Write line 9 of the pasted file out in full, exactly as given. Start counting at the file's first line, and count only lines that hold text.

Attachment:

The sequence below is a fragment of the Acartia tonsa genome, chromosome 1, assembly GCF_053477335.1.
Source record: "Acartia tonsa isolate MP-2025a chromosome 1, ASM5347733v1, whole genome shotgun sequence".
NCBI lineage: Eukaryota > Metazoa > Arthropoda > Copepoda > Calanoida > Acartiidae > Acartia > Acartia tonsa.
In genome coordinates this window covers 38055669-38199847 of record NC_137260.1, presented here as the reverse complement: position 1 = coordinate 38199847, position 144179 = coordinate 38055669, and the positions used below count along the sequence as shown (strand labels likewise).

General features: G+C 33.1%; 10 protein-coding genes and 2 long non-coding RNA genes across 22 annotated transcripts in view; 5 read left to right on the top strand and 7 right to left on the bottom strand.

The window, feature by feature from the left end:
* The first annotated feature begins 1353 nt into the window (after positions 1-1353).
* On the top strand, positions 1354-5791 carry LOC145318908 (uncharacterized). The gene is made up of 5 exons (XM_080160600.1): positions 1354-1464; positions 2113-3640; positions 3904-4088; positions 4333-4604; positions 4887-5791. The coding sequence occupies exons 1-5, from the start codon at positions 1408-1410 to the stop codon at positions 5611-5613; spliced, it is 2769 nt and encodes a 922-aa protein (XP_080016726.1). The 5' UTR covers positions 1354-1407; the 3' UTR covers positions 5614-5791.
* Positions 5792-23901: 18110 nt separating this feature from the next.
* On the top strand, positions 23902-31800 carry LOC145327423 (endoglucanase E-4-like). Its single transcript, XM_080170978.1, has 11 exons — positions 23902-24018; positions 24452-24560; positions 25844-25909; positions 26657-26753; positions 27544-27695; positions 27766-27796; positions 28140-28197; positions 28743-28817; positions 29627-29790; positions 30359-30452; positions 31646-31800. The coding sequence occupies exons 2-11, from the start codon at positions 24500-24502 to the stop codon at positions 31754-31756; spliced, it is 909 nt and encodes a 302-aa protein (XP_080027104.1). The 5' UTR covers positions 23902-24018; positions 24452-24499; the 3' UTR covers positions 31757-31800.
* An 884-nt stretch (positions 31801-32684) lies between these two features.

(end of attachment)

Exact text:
* Positions 5792-23901: 18110 nt separating this feature from the next.